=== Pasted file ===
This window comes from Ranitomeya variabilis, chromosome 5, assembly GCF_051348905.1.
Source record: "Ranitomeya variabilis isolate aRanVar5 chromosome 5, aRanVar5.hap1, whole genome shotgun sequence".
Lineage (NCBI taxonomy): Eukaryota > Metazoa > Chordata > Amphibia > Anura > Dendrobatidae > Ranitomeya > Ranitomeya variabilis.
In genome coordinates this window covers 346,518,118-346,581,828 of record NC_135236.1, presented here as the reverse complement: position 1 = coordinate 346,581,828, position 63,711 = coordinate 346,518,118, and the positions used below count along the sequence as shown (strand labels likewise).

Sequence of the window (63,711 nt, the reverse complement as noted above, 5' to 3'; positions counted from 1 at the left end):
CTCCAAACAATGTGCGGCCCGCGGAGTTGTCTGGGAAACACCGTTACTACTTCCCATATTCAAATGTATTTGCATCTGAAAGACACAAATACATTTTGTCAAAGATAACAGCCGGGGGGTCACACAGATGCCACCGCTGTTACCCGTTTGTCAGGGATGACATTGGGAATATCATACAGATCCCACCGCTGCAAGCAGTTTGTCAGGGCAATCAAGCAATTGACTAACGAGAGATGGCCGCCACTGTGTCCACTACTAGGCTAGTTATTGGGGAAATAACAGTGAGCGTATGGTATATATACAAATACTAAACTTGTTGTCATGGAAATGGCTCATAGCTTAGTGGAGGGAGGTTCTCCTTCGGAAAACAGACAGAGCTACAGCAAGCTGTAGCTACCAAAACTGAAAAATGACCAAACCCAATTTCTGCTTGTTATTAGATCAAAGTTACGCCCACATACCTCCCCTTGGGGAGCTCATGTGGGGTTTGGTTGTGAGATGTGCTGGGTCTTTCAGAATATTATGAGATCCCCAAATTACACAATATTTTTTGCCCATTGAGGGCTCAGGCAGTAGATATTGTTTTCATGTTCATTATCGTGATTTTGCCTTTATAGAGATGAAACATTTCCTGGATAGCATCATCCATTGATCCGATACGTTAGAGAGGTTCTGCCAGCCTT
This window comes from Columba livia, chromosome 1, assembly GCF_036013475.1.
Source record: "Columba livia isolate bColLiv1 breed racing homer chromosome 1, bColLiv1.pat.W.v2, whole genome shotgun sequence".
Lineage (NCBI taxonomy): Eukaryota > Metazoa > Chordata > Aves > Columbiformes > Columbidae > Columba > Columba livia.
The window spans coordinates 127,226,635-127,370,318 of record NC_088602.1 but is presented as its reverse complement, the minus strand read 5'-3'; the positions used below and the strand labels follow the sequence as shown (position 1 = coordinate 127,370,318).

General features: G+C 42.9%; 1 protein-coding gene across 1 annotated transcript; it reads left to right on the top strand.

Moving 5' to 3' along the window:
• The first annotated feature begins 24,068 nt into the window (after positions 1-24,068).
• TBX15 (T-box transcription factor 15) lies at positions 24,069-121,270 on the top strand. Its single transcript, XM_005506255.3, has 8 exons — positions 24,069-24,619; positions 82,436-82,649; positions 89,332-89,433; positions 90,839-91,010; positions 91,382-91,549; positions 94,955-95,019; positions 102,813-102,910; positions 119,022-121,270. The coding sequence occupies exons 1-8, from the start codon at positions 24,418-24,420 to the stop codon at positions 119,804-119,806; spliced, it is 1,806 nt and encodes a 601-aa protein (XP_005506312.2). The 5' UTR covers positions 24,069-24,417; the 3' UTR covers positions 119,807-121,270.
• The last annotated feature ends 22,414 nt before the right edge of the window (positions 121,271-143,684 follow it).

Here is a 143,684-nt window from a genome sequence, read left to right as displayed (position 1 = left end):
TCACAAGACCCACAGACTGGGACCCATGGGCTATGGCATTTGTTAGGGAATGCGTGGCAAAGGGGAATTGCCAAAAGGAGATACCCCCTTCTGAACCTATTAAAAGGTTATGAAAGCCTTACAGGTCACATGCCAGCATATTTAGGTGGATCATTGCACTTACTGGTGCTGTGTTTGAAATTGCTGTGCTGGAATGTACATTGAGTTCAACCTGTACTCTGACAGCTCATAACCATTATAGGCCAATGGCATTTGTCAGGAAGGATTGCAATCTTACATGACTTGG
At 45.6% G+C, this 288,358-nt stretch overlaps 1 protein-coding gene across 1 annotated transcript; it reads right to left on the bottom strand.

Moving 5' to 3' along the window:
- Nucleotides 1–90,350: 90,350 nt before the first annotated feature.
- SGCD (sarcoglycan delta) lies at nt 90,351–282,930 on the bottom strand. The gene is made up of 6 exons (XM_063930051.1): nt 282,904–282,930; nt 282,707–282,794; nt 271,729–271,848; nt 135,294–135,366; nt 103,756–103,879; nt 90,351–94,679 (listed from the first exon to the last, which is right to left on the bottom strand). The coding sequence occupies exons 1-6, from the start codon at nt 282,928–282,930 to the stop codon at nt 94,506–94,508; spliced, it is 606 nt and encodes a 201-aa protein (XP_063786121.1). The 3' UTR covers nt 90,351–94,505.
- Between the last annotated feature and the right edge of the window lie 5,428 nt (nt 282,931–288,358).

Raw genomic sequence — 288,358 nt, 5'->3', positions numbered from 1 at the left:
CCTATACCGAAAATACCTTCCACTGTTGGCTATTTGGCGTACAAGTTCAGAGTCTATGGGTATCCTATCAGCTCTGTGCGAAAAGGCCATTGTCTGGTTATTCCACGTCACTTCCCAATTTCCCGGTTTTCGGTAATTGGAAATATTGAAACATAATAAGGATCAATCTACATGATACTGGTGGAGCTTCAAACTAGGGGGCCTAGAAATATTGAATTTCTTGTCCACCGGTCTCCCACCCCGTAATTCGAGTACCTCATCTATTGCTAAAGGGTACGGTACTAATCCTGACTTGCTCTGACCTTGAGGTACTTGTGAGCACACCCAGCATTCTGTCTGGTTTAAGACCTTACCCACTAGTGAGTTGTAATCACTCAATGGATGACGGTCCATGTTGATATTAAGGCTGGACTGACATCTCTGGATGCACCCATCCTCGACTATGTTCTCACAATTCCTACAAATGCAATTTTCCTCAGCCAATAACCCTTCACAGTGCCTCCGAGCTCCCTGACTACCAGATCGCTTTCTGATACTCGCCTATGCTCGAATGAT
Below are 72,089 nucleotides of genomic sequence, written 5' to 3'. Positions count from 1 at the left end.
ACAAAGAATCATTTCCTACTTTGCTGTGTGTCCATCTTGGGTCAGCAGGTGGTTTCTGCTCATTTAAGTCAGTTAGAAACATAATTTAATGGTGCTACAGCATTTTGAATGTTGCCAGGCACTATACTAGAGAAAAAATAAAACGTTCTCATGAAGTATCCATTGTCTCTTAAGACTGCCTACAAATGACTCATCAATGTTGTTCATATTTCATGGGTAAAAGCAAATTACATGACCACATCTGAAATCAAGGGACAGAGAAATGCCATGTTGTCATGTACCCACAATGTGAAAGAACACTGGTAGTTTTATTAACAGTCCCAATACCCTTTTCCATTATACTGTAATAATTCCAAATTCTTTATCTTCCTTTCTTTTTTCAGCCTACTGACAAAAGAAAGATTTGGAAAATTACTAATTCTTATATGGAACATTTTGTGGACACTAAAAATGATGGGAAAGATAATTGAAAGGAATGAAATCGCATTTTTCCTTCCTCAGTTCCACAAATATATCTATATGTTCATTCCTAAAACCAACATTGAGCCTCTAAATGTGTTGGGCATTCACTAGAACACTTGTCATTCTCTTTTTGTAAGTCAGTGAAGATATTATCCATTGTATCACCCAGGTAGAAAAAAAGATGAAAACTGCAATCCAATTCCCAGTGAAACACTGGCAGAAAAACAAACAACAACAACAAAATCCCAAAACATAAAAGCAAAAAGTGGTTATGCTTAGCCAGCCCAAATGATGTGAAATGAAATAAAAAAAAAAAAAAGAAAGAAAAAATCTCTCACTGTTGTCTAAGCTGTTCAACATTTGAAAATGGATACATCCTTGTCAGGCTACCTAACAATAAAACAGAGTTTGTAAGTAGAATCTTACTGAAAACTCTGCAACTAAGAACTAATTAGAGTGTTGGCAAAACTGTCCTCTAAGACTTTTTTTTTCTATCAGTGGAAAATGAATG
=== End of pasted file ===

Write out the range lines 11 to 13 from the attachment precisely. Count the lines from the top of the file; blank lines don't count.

General features: G+C 42.9%; 1 protein-coding gene across 1 annotated transcript; it reads left to right on the top strand.

Moving 5' to 3' along the window:
• The first annotated feature begins 24,068 nt into the window (after positions 1-24,068).